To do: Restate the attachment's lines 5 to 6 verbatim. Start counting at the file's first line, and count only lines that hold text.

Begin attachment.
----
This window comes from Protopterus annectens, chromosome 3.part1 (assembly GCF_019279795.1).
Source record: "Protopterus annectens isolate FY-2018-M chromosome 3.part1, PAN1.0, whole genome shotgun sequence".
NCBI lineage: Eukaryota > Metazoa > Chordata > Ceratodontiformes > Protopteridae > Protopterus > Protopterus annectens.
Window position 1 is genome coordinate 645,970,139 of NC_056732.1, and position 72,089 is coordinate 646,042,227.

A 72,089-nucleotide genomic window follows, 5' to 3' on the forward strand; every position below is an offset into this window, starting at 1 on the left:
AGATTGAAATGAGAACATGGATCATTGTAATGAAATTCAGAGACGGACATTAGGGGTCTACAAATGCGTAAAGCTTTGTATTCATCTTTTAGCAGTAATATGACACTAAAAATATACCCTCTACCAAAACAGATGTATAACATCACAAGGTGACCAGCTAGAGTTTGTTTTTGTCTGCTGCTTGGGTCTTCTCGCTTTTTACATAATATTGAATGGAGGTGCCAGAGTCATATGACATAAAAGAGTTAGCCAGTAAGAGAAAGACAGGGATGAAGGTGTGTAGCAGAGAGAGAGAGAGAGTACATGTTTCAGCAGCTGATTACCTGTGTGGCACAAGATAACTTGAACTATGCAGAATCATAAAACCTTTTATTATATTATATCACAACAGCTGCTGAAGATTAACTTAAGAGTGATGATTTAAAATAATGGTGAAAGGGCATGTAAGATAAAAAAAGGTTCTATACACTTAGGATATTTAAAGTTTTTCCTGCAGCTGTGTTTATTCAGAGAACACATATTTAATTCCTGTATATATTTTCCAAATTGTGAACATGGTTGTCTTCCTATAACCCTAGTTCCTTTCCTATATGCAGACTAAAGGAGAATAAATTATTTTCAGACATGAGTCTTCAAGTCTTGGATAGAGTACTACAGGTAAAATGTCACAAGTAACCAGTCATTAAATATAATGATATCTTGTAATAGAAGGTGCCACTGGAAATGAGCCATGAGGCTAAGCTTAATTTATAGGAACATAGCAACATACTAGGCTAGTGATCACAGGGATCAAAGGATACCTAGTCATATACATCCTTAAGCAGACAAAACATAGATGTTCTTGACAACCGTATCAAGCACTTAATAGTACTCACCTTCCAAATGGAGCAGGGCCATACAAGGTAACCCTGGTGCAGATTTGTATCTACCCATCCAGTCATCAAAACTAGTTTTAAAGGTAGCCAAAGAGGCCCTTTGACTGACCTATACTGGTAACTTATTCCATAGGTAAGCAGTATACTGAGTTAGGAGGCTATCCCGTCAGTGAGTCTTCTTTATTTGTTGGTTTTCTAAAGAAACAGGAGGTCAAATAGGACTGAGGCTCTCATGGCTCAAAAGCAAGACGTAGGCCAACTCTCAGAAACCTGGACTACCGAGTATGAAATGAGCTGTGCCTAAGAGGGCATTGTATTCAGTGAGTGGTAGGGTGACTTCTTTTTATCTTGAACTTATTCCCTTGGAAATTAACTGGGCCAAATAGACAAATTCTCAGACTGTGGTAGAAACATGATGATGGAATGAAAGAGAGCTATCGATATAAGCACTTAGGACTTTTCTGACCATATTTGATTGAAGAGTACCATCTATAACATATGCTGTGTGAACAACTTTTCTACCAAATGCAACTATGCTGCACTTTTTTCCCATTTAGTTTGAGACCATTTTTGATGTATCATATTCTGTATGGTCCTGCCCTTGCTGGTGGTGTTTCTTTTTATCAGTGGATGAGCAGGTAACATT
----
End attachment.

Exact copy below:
A 72,089-nucleotide genomic window follows, 5' to 3' on the forward strand; every position below is an offset into this window, starting at 1 on the left:
AGATTGAAATGAGAACATGGATCATTGTAATGAAATTCAGAGACGGACATTAGGGGTCTACAAATGCGTAAAGCTTTGTATTCATCTTTTAGCAGTAATATGACACTAAAAATATACCCTCTACCAAAACAGATGTATAACATCACAAGGTGACCAGCTAGAGTTTGTTTTTGTCTGCTGCTTGGGTCTTCTCGCTTTTTACATAATATTGAATGGAGGTGCCAGAGTCATATGACATAAAAGAGTTAGCCAGTAAGAGAAAGACAGGGATGAAGGTGTGTAGCAGAGAGAGAGAGAGAGTACATGTTTCAGCAGCTGATTACCTGTGTGGCACAAGATAACTTGAACTATGCAGAATCATAAAACCTTTTATTATATTATATCACAACAGCTGCTGAAGATTAACTTAAGAGTGATGATTTAAAATAATGGTGAAAGGGCATGTAAGATAAAAAAAGGTTCTATACACTTAGGATATTTAAAGTTTTTCCTGCAGCTGTGTTTATTCAGAGAACACATATTTAATTCCTGTATATATTTTCCAAATTGTGAACATGGTTGTCTTCCTATAACCCTAGTTCCTTTCCTATATGCAGACTAAAGGAGAATAAATTATTTTCAGACATGAGTCTTCAAGTCTTGGATAGAGTACTACAGGTAAAATGTCACAAGTAACCAGTCATTAAATATAATGATATCTTGTAATAGAAGGTGCCACTGGAAATGAGCCATGAGGCTAAGCTTAATTTATAGGAACATAGCAACATACTAGGCTAGTGATCACAGGGATCAAAGGATACCTAGTCATATACATCCTTAAGCAGACAAAACATAGATGTTCTTGACAACCGTATCAAGCACTTAATAGTACTCACCTTCCAAATGGAGCAGGGCCATACAAGGTAACCCTGGTGCAGATTTGTATCTACCCATCCAGTCATCAAAACTAGTTTTAAAGGTAGCCAAAGAGGCCCTTTGACTGACCTATACTGGTAACTTATTCCATAGGTAAGCAGTATACTGAGTTAGGAGGCTATCCCGTCAGTGAGTCTTCTTTATTTGTTGGTTTTCTAAAGAAACAGGAGGTCAAATAGGACTGAGGCTCTCATGGCTCAAAAGCAAGACGTAGGCCAACTCTCAGAAACCTGGACTACCGAGTATGAAATGAGCTGTGCCTAAGAGGGCATTGTATTCAGTGAGTGGTAGGGTGACTTCTTTTTATCTTGAACTTATTCCCTTGGAAATTAACTGGGCCAAATAGACAAATTCTCAGACTGTGGTAGAAACATGATGATGGAATGAAAGAGAGCTATCGATATAAGCACTTAGGACTTTTCTGACCATATTTGATTGAAGAGTACCATCTATAACATATGCTGTGTGAACAACTTTTCTACCAAATGCAACTATGCTGCACTTTTTTCCCATTTAGTTTGAGACCATTTTTGATGTATCATATTCTGTATGGTCCTGCCCTTGCTGGTGGTGTTTCTTTTTATCAGTGGATGAGCAGGTAACATT